THE RHONE, one of the world's great wine rivers, traverses a great diversity in climate and soils, and creates a haven for wine grapes along much of its length in Switzerland and France. The region associated by name with the river is the so-called Cotes du Rhone region of southern France, which stretches roughly from Lyon in the north to Avignon in the south.

The vineyards fall distinctly into northern and southern regions separated by a 60-kilometer gap of no recognized cultivation. Wines from the two locales offer dramatically different styles, and each area requires individual treatment. The south was examined in last Thursday's Food Section. Today, the wines of the north.

Vineyards in the north are adjacent to the river, primarily on certain preferred southerly facing slopes. The vines themselves perch, sometimes precariously, on steeply terraced cliffs of crumbling granite. The noble Syrah (no relation to the Petit Sirah of California) predominates. Red wine appelations in the north (roughly in order of their general quality) include Cote Rotie, Hermitage, Cornas, St. Joseph and Crozes Hermitage. The wines are customarily vinified for extended aging and, when young, tend to be hot, green, hard and unbalanced. With sufficient bottle aging they become expansive, round, supple and velvety.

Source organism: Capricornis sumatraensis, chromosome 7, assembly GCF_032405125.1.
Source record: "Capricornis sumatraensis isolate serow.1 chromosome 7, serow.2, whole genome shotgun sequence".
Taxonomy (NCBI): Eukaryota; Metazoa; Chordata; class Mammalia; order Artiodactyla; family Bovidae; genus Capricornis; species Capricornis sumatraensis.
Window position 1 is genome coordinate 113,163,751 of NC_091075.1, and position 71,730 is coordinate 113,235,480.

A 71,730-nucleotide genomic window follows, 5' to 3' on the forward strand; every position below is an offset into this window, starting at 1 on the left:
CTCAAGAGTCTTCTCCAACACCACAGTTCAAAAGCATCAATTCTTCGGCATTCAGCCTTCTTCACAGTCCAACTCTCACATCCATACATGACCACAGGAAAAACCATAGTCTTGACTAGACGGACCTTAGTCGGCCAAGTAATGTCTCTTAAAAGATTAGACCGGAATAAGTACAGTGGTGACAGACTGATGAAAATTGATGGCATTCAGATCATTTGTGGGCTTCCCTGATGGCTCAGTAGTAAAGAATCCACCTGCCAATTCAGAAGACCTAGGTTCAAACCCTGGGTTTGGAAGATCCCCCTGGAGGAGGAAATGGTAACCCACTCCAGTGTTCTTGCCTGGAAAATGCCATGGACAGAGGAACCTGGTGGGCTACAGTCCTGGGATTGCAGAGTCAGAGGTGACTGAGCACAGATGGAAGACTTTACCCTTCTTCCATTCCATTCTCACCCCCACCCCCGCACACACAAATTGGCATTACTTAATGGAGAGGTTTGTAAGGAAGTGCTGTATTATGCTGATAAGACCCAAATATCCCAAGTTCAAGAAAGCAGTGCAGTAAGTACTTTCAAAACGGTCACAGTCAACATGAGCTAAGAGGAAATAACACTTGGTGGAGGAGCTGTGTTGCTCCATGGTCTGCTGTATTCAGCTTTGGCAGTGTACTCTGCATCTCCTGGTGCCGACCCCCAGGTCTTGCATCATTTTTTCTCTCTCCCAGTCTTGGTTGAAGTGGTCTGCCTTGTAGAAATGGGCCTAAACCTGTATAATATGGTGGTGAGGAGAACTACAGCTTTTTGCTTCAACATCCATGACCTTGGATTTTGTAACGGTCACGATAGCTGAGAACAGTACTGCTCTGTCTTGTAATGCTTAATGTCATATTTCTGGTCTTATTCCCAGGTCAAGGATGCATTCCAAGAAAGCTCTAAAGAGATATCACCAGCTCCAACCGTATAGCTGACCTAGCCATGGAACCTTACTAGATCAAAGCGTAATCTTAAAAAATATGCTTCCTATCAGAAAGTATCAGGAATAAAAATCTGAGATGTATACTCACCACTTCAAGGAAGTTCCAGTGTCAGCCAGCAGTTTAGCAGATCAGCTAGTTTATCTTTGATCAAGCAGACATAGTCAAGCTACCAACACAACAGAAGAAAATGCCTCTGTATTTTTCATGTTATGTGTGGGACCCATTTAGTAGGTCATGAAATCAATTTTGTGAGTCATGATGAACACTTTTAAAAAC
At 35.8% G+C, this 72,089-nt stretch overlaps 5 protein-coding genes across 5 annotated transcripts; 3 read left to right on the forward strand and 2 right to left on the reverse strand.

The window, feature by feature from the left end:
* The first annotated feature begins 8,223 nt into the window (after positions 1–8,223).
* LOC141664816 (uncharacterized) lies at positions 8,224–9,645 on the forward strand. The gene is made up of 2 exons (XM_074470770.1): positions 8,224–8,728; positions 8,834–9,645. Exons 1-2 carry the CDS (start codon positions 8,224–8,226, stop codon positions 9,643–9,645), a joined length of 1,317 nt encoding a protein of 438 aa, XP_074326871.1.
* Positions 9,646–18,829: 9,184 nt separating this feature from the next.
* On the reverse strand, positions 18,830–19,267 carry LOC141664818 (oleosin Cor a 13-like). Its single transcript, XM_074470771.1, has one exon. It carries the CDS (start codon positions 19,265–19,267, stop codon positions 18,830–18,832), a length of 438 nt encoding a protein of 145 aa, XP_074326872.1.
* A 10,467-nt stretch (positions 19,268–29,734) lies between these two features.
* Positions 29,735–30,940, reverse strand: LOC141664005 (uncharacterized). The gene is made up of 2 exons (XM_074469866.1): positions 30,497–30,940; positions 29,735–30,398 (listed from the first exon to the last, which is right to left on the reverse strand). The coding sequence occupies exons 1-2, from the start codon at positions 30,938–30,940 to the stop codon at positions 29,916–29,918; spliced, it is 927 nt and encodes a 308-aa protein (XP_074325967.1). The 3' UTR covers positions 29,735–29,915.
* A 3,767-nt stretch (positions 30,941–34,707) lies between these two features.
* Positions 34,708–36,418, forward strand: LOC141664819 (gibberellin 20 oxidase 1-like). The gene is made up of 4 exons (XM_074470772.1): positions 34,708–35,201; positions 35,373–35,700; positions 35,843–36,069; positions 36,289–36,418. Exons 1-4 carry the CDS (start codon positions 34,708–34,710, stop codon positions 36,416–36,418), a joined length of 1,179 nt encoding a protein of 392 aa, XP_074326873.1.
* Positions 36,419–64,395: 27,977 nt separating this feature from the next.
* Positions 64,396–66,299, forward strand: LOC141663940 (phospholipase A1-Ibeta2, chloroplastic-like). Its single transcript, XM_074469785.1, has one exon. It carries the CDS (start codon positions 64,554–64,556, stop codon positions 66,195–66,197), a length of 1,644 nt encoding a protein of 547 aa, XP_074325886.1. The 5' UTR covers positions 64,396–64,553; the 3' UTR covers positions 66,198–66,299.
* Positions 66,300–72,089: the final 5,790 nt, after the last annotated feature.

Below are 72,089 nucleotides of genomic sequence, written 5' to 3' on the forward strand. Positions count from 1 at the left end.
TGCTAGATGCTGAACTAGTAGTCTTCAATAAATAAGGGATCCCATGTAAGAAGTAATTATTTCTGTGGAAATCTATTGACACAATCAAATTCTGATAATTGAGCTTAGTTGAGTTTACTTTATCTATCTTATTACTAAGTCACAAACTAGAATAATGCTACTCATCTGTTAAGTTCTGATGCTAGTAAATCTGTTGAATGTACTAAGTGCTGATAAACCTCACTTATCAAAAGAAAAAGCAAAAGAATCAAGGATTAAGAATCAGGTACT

Probably the best of all northern Rhone vineyards is the "roasted hill" of Cote Rotie. Situated south of Vienne over a providential bend in the river, these diminutive, steep Syrah vineyards have been famous since the days of Rome. They are terrace by old stone retaining walls and are worked completely by hand; nevertheless, the soil migrates downward and must be periodically replaced. The roughly 10,000 case production -- fragmented among a number of producers -- is typically Burgundian and boutique even by California standards.

The better wines, after proper (considerable) aging, are said to be the most complex and rewarding of all Rhones, but also the most subtle (a relative term in this case). Like Chianti, the wine is blended with a small percentage (10 to 20 percent) of white wine -- the classic Viognier for which nearby Chateau Grillet is famous - to buffer the intensity and add finesse. The classic smell is one of earth, truffles, tea leaves or chocolate. The best have a rich, earthy, "roasted" flavor, alcoholic character, and a long, delicate nutty or woody finish. When young they assault and overstimulate the palate with immense tannin, biting acidity and heady, unbalanced alcohol.

About 50 kilometers south of Cote Rotie, on another favorable bend in the river, the famous granite hill of Hermitage towers over the town of Tain-l'Hermitage. Names most probably for a legendary knight who returned from the Crusades to become a hermit, these red vineyards were rated in the last century, along with Lafite and Romanee-Conti, as the best in the world. Indeed, it is said that Hermitage once was used as a blending wine to fortify Lafite. As in Cote Rotie, the vineyards are among the oldest in France and have many owners. The stone terraced plots of meager lime and granite soil are quite small and produce only about 25,000 cases per year.

Hermitage is rightly considered the "manliest" of all wines with deep colored, rich, almost port-like quality. As in Cote Rotie, the intense but harsh Syrah character is frequently blended with a small percentage of Viognier for roundness. The style is generally fuller than Cote Rotie; the fruit is wood aged away leaving a pungent vinosity in the young wine which must be very slowly matured out.